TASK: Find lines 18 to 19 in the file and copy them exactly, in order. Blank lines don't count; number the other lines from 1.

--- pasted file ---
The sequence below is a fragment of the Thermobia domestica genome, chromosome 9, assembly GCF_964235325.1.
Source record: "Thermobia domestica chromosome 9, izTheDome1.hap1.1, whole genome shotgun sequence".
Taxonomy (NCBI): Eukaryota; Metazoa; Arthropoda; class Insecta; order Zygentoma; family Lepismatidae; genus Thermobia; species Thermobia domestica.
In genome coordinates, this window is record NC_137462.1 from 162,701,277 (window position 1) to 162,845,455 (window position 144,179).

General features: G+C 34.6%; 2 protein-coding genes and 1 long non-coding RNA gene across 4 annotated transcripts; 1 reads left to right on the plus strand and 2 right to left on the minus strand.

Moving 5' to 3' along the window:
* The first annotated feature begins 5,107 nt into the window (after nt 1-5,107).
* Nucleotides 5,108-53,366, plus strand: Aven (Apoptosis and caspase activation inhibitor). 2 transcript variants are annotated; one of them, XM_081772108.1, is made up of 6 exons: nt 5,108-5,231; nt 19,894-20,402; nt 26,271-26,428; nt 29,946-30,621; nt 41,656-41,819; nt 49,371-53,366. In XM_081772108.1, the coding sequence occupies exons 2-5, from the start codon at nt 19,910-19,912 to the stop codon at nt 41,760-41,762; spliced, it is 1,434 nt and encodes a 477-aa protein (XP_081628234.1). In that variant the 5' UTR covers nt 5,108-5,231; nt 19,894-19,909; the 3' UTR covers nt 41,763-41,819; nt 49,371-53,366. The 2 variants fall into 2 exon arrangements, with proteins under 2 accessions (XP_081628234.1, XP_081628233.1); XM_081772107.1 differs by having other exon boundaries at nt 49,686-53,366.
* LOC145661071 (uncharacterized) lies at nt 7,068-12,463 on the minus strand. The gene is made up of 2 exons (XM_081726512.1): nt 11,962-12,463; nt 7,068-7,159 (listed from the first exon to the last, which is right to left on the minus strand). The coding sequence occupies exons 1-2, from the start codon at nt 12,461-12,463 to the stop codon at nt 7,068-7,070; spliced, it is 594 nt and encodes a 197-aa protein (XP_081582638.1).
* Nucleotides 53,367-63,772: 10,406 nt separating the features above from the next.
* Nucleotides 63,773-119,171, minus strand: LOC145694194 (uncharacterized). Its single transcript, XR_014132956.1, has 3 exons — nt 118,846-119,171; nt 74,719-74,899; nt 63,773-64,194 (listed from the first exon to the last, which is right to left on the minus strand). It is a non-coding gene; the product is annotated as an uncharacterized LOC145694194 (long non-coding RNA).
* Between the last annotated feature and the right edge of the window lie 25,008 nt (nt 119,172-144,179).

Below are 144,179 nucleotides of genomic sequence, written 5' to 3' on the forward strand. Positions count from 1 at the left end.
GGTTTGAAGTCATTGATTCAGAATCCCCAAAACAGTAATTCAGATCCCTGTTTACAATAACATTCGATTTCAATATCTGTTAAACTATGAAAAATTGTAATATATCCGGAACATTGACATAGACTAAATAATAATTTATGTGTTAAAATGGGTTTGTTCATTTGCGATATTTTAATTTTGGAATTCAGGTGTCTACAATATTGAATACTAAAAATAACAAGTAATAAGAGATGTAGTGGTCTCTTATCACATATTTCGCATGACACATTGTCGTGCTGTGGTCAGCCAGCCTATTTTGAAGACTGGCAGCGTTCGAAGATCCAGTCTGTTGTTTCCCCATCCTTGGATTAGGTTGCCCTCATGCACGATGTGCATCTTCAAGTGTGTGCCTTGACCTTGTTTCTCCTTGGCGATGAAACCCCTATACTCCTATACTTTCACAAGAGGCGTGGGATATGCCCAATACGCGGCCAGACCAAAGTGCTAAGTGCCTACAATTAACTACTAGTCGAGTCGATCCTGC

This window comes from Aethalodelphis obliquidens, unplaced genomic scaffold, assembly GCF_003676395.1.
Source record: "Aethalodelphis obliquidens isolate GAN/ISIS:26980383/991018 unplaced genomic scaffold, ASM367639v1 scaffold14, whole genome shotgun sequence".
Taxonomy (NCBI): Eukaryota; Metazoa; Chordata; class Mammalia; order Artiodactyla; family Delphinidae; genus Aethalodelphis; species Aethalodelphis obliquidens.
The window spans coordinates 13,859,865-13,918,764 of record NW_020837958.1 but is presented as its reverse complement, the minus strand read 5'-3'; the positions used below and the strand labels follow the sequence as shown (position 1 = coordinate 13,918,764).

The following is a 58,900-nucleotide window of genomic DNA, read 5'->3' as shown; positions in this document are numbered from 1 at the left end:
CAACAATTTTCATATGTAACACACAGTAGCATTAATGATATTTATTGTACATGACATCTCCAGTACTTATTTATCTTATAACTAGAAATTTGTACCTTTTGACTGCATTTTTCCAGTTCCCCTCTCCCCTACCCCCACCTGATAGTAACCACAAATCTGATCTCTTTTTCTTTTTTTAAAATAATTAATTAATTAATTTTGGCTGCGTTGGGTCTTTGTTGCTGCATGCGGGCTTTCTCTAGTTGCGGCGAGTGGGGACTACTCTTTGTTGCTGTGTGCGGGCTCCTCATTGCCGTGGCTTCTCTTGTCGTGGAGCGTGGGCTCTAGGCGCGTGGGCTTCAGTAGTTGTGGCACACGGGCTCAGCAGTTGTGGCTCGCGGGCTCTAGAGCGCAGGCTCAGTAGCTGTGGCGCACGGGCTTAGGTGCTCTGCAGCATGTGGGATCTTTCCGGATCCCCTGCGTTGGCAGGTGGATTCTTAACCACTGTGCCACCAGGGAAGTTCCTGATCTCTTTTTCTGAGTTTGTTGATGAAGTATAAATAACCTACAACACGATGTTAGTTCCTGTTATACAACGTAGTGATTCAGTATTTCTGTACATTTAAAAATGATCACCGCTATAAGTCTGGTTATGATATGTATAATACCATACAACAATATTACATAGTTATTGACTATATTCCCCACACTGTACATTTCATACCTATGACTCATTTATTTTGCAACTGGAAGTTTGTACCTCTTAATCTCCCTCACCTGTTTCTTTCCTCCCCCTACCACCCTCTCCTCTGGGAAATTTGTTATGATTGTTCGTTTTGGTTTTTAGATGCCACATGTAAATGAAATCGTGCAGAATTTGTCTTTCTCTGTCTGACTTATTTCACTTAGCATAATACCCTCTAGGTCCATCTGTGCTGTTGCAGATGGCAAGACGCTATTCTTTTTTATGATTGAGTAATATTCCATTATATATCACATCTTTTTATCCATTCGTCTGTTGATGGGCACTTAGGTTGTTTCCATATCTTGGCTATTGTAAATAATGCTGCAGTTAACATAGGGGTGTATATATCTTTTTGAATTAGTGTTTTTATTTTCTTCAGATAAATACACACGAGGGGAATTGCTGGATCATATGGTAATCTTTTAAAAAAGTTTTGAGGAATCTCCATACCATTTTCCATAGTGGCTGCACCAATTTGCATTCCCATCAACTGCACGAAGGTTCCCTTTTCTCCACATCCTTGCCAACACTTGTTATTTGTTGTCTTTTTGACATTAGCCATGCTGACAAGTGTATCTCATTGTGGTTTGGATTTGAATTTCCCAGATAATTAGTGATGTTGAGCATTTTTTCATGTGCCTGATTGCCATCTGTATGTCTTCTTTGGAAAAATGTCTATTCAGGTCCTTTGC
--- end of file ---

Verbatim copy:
The window spans coordinates 13,859,865-13,918,764 of record NW_020837958.1 but is presented as its reverse complement, the minus strand read 5'-3'; the positions used below and the strand labels follow the sequence as shown (position 1 = coordinate 13,918,764).

The following is a 58,900-nucleotide window of genomic DNA, read 5'->3' as shown; positions in this document are numbered from 1 at the left end: